Last year, Toys for Bob and Activision unleashed a resounding hit on the gaming and toy collecting world (not to mention retailers everywhere) with the release of Skylanders: Spyro’s Adventure
. The sequel, Skylanders: Giants
is now available and looks to build upon the momentum of the original game with promises of expanded gameplay areas, characters and updates to the collectible figurines (Lightcore technology.)
Right out of the box, I knew there would be some changes from the original Skylanders game based on the portal of powers. Unlike last year, when the PC and Xbox 360 versions were wired and the PS3 and Wii versions were wireless (via USB wireless transmitter), all four starter packs this year were shipped with a wired Portal of Power. We reached out to Activision for comment, but I suspect it is due to so many wireless Portal of Powers from the original Skylanders being in the wild and fully compatible with the Giants version (not to mention cost savings). Another change related to the Portal is that the starter packs are sold in two versions, one with the portal and three figures (including the Giant Tree Rex, new Jet-Vac and Series 2 of Cynder) for $74.99 and one for existing portal owners that includes only the Giant Tree Rex and the game for $59.99. At first glance, the cheaper option (for those that already have a portal) looks like the best value, but considering that most Skylanders figures are $8-$15 and you end up getting a backup Portal of Power, another Starter pack may actually be a good thing in the long run.
One other cool add-on with Skylanders: Giants is the introduction of the Lightcore technology. This little bit of bling illuminates a few spots on compatible Skylanders figurines (initially set for all of the Giants and one Skylander from each element) when they are placed on the Portal of Power. While the Lightcore technology is more for show than anything, it still looks pretty cool and the kids love it, which means it will probably come with a premium price versus the non-Lightcore tech figures.
Now that I have had a chance to spend some quality time with it, Skylanders: Giants looks to be following the same path as the original game, but in a much more refined manner. There are actually less chapters than the original game, but there are more exportable areas and the challenges, battle arenas and upgrades are much more plentiful. Even the in-game menus system has been refreshed and updated to reflect a game that is making itself better.
Because Skylanders is so much more than just a video game, I wanted to step aside and talk about the collectible figurines before the game itself. With Skylanders: Giants, we will be introduced to 16 new Skylanders consisting of one Giant and one Skylander for each of the eight elements. In addition, the eight new Skylanders will also have a Lightcore version available to collect as well as 24 Series 2 versions of the original Skylanders figurines. All of the Series 2 figurines have an orange base (including Giants and Lightcore figurines), and in the case of the reissued ones from the original, have different looks to the figurines as well. This will help easily tell whether you have your Series 1 (green base) or series 2 (orange base) when you reach into your collection for a new Skylander.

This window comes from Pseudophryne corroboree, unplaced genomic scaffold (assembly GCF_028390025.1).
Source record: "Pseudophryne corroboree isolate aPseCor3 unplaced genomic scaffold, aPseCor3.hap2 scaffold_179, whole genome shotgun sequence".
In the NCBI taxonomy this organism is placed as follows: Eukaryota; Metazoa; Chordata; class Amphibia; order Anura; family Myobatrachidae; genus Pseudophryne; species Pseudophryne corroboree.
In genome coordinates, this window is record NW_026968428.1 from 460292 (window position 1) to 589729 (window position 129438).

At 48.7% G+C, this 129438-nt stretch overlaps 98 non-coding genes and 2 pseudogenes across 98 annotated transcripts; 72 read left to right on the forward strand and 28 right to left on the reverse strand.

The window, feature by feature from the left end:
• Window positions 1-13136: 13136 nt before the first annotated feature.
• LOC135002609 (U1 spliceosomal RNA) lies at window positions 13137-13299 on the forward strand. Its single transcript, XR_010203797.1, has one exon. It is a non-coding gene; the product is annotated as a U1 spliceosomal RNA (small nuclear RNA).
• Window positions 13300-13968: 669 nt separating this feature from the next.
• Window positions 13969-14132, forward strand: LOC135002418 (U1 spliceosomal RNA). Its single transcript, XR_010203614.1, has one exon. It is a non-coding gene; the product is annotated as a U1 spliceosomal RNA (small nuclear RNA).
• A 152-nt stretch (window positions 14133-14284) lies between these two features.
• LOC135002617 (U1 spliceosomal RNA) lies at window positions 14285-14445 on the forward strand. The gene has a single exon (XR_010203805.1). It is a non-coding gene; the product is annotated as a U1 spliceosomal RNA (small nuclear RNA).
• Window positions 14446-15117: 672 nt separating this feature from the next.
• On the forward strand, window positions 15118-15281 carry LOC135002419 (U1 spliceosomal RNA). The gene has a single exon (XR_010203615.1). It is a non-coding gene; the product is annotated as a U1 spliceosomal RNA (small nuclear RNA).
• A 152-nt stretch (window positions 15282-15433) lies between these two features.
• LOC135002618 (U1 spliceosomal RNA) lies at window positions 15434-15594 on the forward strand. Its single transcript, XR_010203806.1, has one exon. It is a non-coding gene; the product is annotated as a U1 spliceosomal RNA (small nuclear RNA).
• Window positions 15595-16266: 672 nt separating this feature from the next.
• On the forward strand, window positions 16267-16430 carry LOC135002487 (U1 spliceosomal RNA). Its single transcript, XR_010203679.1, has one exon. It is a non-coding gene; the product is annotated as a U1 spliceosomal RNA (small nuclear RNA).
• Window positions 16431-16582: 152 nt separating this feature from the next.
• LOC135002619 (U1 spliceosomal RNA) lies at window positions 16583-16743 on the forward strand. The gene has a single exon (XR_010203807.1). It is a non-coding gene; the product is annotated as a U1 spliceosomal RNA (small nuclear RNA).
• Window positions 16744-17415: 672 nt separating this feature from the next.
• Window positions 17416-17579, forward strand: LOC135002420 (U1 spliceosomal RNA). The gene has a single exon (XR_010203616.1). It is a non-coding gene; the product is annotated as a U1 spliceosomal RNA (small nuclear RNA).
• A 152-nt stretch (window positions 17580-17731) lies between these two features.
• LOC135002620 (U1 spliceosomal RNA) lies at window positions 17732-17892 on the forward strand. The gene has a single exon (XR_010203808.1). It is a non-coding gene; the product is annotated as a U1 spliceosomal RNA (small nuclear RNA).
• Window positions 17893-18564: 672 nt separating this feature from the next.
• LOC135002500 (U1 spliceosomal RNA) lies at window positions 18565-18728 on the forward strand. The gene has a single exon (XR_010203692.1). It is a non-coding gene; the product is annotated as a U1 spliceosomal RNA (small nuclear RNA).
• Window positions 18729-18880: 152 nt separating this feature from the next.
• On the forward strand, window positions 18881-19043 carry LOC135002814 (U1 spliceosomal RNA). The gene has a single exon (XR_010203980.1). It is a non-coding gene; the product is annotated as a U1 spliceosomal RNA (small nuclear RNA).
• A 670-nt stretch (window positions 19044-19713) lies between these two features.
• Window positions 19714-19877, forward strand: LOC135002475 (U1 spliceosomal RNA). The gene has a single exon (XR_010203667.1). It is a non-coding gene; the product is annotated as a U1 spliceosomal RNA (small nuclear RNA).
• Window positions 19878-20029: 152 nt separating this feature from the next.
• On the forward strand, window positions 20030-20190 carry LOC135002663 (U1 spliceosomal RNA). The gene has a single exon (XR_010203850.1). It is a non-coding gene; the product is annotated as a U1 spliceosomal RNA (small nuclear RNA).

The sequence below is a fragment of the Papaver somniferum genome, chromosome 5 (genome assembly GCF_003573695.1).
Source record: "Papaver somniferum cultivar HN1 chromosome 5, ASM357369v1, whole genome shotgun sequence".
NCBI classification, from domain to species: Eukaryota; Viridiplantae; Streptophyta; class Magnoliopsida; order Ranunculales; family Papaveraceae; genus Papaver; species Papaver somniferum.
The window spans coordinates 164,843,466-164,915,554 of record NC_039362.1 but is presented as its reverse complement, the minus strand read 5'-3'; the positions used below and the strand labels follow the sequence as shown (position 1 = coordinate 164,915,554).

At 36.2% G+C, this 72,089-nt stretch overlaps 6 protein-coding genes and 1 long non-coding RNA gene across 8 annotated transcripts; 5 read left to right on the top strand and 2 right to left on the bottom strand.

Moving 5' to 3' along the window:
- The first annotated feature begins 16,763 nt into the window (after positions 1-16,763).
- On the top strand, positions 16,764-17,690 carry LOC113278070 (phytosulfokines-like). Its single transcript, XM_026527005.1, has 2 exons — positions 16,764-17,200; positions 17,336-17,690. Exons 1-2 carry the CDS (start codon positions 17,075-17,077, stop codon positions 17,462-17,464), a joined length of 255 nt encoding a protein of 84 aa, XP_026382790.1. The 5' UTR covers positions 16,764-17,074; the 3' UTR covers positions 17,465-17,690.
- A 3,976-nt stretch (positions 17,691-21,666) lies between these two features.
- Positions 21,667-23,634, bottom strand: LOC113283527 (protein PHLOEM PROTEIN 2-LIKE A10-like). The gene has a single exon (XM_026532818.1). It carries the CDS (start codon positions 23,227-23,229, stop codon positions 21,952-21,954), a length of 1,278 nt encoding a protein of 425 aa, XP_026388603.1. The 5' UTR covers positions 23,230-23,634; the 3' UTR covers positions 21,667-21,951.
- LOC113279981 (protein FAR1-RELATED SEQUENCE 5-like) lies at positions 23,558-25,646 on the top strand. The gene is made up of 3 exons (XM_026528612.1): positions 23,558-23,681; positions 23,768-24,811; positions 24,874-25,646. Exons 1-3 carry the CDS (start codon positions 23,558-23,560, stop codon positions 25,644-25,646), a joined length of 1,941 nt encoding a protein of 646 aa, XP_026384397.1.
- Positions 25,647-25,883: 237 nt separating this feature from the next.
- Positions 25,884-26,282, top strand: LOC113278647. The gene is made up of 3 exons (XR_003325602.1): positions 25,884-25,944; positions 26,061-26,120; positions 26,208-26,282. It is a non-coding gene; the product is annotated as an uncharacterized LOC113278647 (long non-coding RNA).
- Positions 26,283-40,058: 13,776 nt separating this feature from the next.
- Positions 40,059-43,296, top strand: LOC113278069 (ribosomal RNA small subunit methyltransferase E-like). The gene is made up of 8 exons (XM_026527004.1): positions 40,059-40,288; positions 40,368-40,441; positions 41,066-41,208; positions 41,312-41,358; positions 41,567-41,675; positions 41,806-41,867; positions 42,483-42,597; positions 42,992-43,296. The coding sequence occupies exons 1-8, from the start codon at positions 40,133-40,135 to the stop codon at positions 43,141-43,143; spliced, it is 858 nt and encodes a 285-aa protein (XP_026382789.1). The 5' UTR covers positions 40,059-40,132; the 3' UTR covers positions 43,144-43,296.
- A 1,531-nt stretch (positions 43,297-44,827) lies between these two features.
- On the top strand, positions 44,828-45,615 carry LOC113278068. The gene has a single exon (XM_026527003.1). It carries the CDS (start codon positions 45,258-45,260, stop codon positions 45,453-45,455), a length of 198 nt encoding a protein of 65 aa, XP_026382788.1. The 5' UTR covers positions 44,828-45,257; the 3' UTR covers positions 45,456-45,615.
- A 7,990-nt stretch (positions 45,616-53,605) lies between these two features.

If I had any disappointment with Skylanders: Giants, the redistribution of so many Series 1 characters as Series 2 would probably be it. I would have liked to see more than just 16 new figurines (Giants and Skylanders) be available, as paying for Series 2 figurines with small changes to their design to reflect the upgrades doesn’t seem like a wise investment of my dollar. Especially since your original Series 1 figures work just fine with Giants and they have access to the extended Level 15 cap and weapon upgrades just like the series 2 figurines. In fact, there are plenty of Skylander series 1 figurines and starter packs still for sale (many at a discount), so it is not that difficult to pick up a wireless portal or extra elemental figurine to get you through the entire game and those element specific areas. Although I am sure we may see more Skylanders get released in the future (probably as part of Adventure Packs), it does help the initial strain on the wallet by allowing any previous Skylander character to be playable while slowly collecting the series 2 to spread out the financial hit over holidays and future birthdays.
The story of Skylanders: Giants focuses on the ancient Giants that were separated from the rest of the Skylanders and banished to Earth thousands of years ago. With KAOS on the loose, the Giants are needed to pair with the Skylanders to work through the games 16 chapters. As you start the game, you will recognize that a lot of the old faces are back (if you played the original) led by Flynn the Balloonist (voiced by Patrick Warburton of Family Guy and Seinfeld fame), Persephone and Cali. Fortunately, they have toned down the rhetoric a bit and given the option to skip almost all interactions with NPCs and cut scenes so you won’t have to endure the redundant dialogue. Another change is that in Giants, the in-game centralized area where you can access the store, upgrades, go into the battle ring or do heroic challenges is now on Flynn’s flying ship instead of the grounded Ruins. So the deeper you get into the game, the more crowded Flynn’s ship becomes. In a weird twist, quite a few of the bosses you defeat end up on Flynn’ ship as your point of contact to access things like Skystones game (a tile-based card game) in the Game Room or the battle arena.
Something I noticed (as did Jeremy
on the PS3 version, more to come on that later) is that the developers at Toys for Bob seem to have settled into a groove with what they want the focus of the game to be. The history of the Skylanders franchise was a bit on the rocky side, with it spawning out of the old Spyro Intellectual Property and being transformed into more a game focused on more of the young gamer. With the release of Giants, it appears the game has morphed into this refined title that has a little something for everyone. As you complete each chapter, there are countless opportunities to puzzle-solve and discover and explore nooks, crannies, caves, huts, ship and just about anything you can imagine. The loot drops are excellent (and let you buy those coveted upgrades for your characters) and the goals for each chapter are designed to please a young child having fun (finding Hats, Treasure Chests and Legendary Treasure) or a seasoned gamer (such as looking to exceed the speed goal for clearing a level and those precious Achievements.)